February 4, 2012 (Alarabiya with Agencies)
February 4, 2012 (Alarabiya with Agencies)
Damascus on Saturday said gunmen were responsible for the killing of more than 400 civilians across Syria, the state media reported.
At least 416 civilians were killed by the Syrian forces across the country while the rebel Free Syrian Army (FSA) vowed to fight back with intense operations against the regime of President Bashar al-Assad.
Early Saturday, the anti-Assad regime army intensified its campaign against the government’s forces as it destroyed an air intelligence building in Homs, the Syrian Media Center reported. Hours later, the media center said that a huge explosion took place in Hama close to the border entrance of Halab. And in the rebel-held al-Zabadani, the opposition fighters went on to surround a government security building, the media center said.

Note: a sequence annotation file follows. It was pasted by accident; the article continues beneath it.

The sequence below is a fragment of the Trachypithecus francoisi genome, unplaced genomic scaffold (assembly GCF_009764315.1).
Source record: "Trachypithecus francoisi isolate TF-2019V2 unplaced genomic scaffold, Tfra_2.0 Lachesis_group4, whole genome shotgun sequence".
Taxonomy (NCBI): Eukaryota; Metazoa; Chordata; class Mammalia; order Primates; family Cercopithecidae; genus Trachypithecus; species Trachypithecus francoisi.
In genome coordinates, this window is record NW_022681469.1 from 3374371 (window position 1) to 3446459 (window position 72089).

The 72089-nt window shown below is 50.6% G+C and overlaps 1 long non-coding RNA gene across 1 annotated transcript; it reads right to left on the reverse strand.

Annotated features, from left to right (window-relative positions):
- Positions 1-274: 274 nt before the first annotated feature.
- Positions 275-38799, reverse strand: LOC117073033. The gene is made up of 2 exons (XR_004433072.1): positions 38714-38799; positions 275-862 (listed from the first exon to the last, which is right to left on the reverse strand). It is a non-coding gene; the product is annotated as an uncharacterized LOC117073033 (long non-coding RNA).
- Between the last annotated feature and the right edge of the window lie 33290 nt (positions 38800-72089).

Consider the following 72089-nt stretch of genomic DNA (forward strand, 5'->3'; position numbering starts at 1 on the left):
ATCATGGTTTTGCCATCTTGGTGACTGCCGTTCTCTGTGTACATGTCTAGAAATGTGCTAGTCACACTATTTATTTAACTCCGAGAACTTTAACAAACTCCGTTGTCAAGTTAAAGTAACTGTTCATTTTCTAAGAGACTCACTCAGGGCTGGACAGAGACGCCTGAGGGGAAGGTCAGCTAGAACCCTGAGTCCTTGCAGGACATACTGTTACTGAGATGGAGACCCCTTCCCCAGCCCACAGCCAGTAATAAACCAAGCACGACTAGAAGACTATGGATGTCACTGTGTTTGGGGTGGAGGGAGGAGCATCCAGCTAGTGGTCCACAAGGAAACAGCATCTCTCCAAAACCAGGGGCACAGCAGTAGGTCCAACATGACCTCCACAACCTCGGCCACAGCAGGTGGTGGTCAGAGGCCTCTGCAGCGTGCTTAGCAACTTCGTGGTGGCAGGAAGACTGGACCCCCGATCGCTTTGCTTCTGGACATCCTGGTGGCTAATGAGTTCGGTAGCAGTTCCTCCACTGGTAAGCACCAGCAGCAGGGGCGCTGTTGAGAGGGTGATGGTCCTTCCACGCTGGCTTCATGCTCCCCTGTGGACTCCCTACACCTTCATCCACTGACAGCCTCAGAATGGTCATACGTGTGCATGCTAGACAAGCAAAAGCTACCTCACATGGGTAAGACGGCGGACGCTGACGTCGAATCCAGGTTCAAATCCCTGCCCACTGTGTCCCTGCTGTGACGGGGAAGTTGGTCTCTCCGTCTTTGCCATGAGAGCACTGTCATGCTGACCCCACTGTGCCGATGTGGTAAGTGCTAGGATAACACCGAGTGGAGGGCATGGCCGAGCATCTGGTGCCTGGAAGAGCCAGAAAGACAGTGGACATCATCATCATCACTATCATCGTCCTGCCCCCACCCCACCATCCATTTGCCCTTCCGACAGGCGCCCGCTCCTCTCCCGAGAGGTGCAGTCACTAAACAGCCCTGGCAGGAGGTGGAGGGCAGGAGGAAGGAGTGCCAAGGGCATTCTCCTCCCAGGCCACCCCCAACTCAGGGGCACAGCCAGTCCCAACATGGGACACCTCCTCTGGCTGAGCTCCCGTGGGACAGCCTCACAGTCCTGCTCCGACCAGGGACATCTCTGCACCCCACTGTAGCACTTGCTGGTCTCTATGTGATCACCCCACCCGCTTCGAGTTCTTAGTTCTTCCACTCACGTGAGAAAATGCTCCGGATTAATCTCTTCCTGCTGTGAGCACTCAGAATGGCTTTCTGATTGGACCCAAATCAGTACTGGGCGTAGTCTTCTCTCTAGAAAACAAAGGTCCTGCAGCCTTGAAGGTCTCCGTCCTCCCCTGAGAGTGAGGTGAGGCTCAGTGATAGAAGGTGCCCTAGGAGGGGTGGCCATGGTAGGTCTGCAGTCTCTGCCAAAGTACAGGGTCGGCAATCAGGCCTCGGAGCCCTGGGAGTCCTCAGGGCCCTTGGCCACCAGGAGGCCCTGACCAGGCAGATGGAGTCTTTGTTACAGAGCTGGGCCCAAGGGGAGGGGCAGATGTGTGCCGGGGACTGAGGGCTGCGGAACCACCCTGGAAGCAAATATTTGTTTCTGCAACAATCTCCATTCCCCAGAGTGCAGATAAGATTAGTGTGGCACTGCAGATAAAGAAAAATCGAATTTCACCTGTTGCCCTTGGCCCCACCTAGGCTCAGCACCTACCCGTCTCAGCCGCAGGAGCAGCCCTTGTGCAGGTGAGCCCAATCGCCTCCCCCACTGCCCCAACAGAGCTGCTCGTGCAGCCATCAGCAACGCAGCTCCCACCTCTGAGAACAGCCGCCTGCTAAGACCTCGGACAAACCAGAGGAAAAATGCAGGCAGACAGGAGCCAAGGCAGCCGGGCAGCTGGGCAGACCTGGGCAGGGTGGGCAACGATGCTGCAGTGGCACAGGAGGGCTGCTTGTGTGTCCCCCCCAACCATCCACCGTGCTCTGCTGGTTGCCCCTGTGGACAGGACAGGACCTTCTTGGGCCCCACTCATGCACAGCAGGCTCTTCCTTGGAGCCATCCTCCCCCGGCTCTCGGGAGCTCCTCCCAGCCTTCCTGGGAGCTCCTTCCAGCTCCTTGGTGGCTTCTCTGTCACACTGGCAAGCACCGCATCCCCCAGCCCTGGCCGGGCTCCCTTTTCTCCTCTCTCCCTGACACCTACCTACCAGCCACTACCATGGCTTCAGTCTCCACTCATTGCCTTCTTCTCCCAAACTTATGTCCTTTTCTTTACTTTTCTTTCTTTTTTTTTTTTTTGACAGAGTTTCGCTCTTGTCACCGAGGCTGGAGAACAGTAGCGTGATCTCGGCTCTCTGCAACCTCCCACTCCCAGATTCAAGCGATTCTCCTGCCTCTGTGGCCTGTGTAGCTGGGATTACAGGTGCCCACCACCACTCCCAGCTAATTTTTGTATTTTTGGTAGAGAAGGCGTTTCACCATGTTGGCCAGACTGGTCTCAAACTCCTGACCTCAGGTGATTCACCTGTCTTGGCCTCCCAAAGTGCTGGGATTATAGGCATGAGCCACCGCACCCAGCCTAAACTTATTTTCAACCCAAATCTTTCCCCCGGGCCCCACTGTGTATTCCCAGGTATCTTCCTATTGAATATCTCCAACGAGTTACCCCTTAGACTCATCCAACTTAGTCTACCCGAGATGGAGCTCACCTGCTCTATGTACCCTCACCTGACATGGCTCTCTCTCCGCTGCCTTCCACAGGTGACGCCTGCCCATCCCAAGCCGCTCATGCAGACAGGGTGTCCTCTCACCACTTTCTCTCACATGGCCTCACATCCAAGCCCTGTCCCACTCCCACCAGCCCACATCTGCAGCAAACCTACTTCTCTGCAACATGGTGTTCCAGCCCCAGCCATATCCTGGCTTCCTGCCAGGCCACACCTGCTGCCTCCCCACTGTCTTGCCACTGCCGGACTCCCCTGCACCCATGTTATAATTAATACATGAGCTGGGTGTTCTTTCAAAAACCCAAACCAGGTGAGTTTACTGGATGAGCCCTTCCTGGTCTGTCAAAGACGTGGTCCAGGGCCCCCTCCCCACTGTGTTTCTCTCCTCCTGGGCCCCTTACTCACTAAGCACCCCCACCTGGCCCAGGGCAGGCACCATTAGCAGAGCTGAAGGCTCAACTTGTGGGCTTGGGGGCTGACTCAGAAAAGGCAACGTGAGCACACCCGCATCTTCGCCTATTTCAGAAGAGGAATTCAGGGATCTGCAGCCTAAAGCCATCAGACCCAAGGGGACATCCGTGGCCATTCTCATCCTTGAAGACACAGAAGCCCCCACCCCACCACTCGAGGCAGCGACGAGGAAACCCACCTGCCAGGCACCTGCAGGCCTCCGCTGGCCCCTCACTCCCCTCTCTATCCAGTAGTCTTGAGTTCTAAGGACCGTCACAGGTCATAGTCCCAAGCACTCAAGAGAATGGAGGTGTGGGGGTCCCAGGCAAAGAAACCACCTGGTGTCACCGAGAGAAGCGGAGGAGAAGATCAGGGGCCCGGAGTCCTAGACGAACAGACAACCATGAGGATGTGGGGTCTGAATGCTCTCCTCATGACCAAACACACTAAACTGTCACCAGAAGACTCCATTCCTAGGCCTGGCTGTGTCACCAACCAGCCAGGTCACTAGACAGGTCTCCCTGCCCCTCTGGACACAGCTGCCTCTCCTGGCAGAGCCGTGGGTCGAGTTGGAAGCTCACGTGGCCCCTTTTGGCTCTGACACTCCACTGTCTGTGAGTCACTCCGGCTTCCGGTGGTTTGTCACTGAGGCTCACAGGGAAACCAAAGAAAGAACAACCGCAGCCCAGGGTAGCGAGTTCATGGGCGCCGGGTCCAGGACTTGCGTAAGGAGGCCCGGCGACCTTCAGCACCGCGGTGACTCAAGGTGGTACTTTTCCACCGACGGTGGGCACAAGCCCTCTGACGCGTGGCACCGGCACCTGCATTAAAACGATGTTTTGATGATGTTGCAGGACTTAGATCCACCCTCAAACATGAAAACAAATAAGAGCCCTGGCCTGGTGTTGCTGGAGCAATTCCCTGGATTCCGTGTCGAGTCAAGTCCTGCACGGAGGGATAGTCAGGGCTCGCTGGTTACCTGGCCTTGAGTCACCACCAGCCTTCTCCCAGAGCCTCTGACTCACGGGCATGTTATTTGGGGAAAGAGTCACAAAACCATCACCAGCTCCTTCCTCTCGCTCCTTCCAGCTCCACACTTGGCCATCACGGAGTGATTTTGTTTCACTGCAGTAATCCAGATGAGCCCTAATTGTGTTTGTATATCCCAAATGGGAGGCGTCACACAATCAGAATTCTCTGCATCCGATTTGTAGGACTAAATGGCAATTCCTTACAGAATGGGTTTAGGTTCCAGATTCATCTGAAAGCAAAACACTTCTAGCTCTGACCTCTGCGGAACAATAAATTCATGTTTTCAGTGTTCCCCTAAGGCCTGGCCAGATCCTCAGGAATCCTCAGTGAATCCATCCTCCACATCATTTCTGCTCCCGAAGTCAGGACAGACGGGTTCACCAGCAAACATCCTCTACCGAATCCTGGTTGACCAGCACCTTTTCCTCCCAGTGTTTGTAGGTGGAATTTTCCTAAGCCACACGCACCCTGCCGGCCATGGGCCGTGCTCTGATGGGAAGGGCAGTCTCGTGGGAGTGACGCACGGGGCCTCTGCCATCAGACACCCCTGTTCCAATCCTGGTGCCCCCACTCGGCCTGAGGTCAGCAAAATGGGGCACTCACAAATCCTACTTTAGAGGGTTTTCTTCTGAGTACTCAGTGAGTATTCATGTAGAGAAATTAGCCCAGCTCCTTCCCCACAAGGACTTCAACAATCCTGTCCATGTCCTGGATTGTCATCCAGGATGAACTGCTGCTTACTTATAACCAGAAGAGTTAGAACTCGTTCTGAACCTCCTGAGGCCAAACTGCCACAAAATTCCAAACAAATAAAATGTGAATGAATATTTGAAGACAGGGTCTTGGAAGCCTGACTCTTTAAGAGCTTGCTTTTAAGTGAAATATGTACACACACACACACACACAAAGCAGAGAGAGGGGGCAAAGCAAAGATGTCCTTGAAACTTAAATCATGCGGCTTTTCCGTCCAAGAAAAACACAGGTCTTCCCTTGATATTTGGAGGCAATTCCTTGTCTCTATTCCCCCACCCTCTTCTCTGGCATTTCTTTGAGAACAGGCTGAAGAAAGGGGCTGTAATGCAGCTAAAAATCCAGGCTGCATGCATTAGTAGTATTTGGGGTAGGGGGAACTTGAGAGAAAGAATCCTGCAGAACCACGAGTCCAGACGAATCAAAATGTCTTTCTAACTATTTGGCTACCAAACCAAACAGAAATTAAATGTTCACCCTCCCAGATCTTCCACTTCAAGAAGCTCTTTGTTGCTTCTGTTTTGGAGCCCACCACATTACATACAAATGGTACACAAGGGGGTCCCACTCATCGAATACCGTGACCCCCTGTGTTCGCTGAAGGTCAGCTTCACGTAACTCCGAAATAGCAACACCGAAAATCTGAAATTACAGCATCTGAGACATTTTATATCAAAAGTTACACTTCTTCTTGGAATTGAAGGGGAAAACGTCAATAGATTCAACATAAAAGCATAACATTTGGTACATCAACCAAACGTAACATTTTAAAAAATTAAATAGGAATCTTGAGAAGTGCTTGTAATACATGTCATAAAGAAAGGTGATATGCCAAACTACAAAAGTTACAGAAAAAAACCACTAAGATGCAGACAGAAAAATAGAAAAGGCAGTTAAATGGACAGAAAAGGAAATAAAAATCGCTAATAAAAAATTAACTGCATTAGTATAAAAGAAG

Ammar al-Wawi, an FSA official, told Al Arabiya that the free army vows more operations against Assad’s forces to include targets such as military and police headquarters.
Initially, the Syrian Observatory for Human Rights said 138 of the fatalities were caused by mortar fire in the Al-Khalidiya district of Homs, which has become a flashpoint of the 10-month revolt against the regime of Assad. Civilians, including women and children were killed, a rights group said on Saturday.
But Al Arabiya correspondent said that the death toll in Homs alone included 337 people killed and 1,300 others injured. The correspondent also reported that the Khalidiya hospital in Homs was destroyed.
Residents said Syrian forces began shelling the Khalidiya neighborhood at around 8 p.m. (1800 GMT) on Friday using artillery and mortars. They said at least 36 houses were completely destroyed with families inside.